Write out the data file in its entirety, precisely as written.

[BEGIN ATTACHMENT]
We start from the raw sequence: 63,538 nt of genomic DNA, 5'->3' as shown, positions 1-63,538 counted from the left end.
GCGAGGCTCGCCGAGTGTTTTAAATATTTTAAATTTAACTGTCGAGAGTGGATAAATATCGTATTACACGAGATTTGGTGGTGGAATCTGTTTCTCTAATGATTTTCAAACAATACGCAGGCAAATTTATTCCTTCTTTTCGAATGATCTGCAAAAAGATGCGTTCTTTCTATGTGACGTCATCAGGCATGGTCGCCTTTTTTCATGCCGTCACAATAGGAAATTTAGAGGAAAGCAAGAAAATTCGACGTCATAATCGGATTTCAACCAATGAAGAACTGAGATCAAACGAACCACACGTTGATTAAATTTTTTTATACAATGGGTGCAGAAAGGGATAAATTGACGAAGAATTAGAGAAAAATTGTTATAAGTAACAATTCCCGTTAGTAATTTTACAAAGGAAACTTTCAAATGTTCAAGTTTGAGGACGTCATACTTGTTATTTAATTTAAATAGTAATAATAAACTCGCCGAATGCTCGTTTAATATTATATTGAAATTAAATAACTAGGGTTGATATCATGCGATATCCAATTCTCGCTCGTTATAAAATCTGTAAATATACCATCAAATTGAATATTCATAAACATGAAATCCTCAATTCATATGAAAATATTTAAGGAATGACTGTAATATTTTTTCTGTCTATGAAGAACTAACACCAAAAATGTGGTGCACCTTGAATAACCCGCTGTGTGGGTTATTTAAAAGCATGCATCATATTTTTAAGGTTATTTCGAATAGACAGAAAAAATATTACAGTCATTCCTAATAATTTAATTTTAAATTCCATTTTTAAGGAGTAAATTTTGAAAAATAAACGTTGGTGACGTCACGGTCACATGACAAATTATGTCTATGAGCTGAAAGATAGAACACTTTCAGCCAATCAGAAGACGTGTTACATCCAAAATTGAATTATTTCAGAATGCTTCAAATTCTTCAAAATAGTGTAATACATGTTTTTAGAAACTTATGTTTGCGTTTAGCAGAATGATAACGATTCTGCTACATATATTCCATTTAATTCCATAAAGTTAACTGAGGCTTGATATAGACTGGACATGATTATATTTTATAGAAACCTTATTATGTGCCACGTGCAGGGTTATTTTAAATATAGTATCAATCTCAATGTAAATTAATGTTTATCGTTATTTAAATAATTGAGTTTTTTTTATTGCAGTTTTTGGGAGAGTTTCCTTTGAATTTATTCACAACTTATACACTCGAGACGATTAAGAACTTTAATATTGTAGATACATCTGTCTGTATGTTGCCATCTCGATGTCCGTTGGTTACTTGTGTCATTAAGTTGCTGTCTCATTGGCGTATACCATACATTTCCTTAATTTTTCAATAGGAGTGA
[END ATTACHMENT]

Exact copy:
We start from the raw sequence: 63,538 nt of genomic DNA, 5'->3' as shown, positions 1-63,538 counted from the left end.
GCGAGGCTCGCCGAGTGTTTTAAATATTTTAAATTTAACTGTCGAGAGTGGATAAATATCGTATTACACGAGATTTGGTGGTGGAATCTGTTTCTCTAATGATTTTCAAACAATACGCAGGCAAATTTATTCCTTCTTTTCGAATGATCTGCAAAAAGATGCGTTCTTTCTATGTGACGTCATCAGGCATGGTCGCCTTTTTTCATGCCGTCACAATAGGAAATTTAGAGGAAAGCAAGAAAATTCGACGTCATAATCGGATTTCAACCAATGAAGAACTGAGATCAAACGAACCACACGTTGATTAAATTTTTTTATACAATGGGTGCAGAAAGGGATAAATTGACGAAGAATTAGAGAAAAATTGTTATAAGTAACAATTCCCGTTAGTAATTTTACAAAGGAAACTTTCAAATGTTCAAGTTTGAGGACGTCATACTTGTTATTTAATTTAAATAGTAATAATAAACTCGCCGAATGCTCGTTTAATATTATATTGAAATTAAATAACTAGGGTTGATATCATGCGATATCCAATTCTCGCTCGTTATAAAATCTGTAAATATACCATCAAATTGAATATTCATAAACATGAAATCCTCAATTCATATGAAAATATTTAAGGAATGACTGTAATATTTTTTCTGTCTATGAAGAACTAACACCAAAAATGTGGTGCACCTTGAATAACCCGCTGTGTGGGTTATTTAAAAGCATGCATCATATTTTTAAGGTTATTTCGAATAGACAGAAAAAATATTACAGTCATTCCTAATAATTTAATTTTAAATTCCATTTTTAAGGAGTAAATTTTGAAAAATAAACGTTGGTGACGTCACGGTCACATGACAAATTATGTCTATGAGCTGAAAGATAGAACACTTTCAGCCAATCAGAAGACGTGTTACATCCAAAATTGAATTATTTCAGAATGCTTCAAATTCTTCAAAATAGTGTAATACATGTTTTTAGAAACTTATGTTTGCGTTTAGCAGAATGATAACGATTCTGCTACATATATTCCATTTAATTCCATAAAGTTAACTGAGGCTTGATATAGACTGGACATGATTATATTTTATAGAAACCTTATTATGTGCCACGTGCAGGGTTATTTTAAATATAGTATCAATCTCAATGTAAATTAATGTTTATCGTTATTTAAATAATTGAGTTTTTTTTATTGCAGTTTTTGGGAGAGTTTCCTTTGAATTTATTCACAACTTATACACTCGAGACGATTAAGAACTTTAATATTGTAGATACATCTGTCTGTATGTTGCCATCTCGATGTCCGTTGGTTACTTGTGTCATTAAGTTGCTGTCTCATTGGCGTATACCATACATTTCCTTAATTTTTCAATAGGAGTGA